Beautiful atmospheric artwork by artist living in South Africa.
A beautiful Christmas-themed, touch-and-feel board book!
It was just a sprig of holly, with scarlet berries showing against the green, stuck in, by one of the office boys probably, behind the sign that pointed the way up to the editorial rooms. There was no reason why it should have made me start when I came suddenly upon it at the turn of the stairs; but it did. Perhaps it was because that dingy hall, given over to dust and drafts all the days of the year, was the last place in which I expected to meet with any sign of Christmas; perhaps it was because I myself had nearly forgotten the holiday. Whatever the cause, it gave me quite a turn. I stood, and stared at it. It looked dry, almost withered. Probably it had come a long way. Not much holly grows about Printing-House Square, except in the colored supplements, and that is scarcely of a kind to stir tender memories. Withered and dry, this did. I thought, with a twinge of conscience, of secret little conclaves of my children, of private views of things hidden from mama at the bottom of drawers, of wild flights when papa appeared unbidden in the door, which I had allowed for once to pass unheeded. Absorbed in the business of the office, I had hardly thought of Christmas coming on, until now it was here. And this sprig of holly on the wall that had come to remind me, -come nobody knew how far, -did it grow yet in the beech-wood clearings, as it did when I gathered it as a boy, tracking through the snow? "Christ-thorn" we called it in our Danish tongue. The red berries, to our simple faith, were the drops of blood that fell from the Saviour's brow as it drooped under its cruel crown upon the cross.
In Christmas Extravaganza, Book 2 Robert Vandall takes familiar songs and carols to a new level of pianism and creativity. The arrangements combine both fresh and familiar harmonies, unique melodic treatments, and interesting rhythms. Each piece is arranged with pianistic freedom appropriate to the song, yet stays comfortable in the hands while sounding impressive. Titles: Away in a Manger * Deck the Halls * Jingle Bells * Jolly Old Saint Nicholas (Theme and Variations) * Joy to the World (Improvisation) * O Come, Little Children * Ukrainian Bell Carol * We Three Kings of Orient Are.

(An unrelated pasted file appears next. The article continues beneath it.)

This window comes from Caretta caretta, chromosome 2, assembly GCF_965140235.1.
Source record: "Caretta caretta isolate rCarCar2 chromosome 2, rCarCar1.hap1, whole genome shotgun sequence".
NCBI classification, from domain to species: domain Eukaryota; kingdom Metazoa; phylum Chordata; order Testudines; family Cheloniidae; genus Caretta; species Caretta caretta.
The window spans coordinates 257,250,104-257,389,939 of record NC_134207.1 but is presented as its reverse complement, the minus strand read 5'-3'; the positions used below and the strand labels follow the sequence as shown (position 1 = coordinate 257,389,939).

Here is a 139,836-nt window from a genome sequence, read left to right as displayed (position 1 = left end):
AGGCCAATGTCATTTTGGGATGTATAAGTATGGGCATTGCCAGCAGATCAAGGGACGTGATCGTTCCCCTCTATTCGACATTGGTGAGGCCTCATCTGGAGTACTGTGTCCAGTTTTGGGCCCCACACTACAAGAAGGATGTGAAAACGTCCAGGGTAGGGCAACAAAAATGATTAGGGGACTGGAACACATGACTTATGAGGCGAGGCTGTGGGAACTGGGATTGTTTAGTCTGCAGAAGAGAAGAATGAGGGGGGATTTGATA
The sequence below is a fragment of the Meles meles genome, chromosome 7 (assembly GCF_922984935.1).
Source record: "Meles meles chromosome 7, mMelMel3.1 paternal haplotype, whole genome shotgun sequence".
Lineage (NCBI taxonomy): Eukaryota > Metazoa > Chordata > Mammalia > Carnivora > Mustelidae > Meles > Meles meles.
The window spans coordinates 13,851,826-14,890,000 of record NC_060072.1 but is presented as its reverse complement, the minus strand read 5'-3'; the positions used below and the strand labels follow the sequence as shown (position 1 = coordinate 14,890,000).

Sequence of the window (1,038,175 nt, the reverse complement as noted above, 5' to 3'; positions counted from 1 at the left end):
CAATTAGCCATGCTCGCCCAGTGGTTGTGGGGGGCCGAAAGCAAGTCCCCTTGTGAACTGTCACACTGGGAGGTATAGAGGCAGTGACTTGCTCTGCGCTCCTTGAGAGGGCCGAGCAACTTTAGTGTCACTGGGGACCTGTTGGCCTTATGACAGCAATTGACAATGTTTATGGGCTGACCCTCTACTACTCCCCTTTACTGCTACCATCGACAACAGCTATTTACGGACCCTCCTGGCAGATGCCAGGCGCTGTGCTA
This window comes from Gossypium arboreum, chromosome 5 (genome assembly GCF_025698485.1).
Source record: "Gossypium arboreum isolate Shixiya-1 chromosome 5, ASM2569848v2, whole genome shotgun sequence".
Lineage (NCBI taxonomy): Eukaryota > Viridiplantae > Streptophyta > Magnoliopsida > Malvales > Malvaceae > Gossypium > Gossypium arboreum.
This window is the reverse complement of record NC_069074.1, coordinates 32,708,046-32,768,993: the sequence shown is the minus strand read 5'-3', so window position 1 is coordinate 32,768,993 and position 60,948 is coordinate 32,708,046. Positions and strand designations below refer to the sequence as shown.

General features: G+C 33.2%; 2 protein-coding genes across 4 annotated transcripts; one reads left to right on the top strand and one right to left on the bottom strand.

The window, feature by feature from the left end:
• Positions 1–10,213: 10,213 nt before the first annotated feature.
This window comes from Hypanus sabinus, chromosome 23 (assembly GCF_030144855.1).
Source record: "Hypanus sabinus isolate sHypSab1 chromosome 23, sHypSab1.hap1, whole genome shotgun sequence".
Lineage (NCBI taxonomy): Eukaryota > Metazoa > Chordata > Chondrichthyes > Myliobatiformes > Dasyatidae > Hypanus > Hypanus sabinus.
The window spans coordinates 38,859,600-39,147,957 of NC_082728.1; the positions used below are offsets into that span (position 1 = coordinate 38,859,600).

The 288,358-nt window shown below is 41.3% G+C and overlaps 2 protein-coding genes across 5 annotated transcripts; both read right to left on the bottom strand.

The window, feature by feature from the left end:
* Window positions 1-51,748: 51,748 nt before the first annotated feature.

Ewan, Zane, and Ganix--three half-brothers take sibling rivalry to new lengths as they race each other across their homeland.
Magic isn't the only legacy Mr. Ian Johns wants for his bickering sons. The Postmaster hoped the boys would bond during a family trip, but they twist his vacation plans into a race. Ewan, Zane, and Ganix soon find themselves far from home, facing choices that are far from easy. Three routes stretch from coast to coast. The rules: each brother--and his two companions--must check in at post offices along their route. At these waypoints, they stamp in with their personal seal and report their progress by postcard.
Ewan is no longer alone, but his expenses have tripled. He finds work in a flour mill, and every evening, he and his girls count the coins he's earned. While Ewan saves for train fare, they board with Charter's school teacher, Nathan Saybrook. He's a man with a quirky house, a knack for storytelling, and a reason to smile. Tamaqua and Juniata learn why the day they discover that the big, old tree in the village green is being used as a mailbox.
Welcome to Liberty: Big cities and hill-country outposts thrive on busy byways, but people are scarce in the Wilds, where mythical creatures are alive and well. Folks commonly use lanterns to light their homes, and peace is kept by rangers on horseback. In the Byways books, readers will encounter dragons, griffins, river monsters, and rogue magicians.
Magic is a rare trait that runs in families. Some magical gifts are quite useful; others are downright quirky. Like the talent inherited by members of the Johns family. They're Changers who can take the form of an animal. Not that magic will make winning the race any easier for Ewan, Zane, and Ganix.
Educational Twist: Each of the Byways books is tied to one of the fifty states and borrows from its history and geography--icons, mottos, landmarks, people, places, and famous firsts. They're hidden throughout the story, turning the series into one long game of hide-and-seek. At the end of each Byways book, there's a master list that covers everything from the state tree to the state insect. Nicknames, sports teams, state heroes, and national parks also find their way into the story. States are covered in order of ratification. Inside the Tree takes its cues from "The Nutmeg State," Connecticut.
Chart your course to CJMilbrandt.com, where readers can stamp into the Waypoint Log and take part in a very special Hometown Challenge.
By the time they left, it was dark. A thin moon gave enough light to see by, so Ewan wasn't worried. Until a low growl made the hair on the back of his neck stand up.
"What was that, Mister Ewan?"
"That was a wolf," he said, tightening his grip on her hand.
"Are you sure?" Tamaqua asked.
"Yes," Ewan said. "I know a lot about wolves from my brother."
"Scary," whimpered Juniata.
Though he didn't say so, Ewan was frightened, too. Nathan had talked about a wolf pack coming out of the mountains and bothering the Granbys' animals. That meant the wolves were hungry. And they weren't even halfway home.
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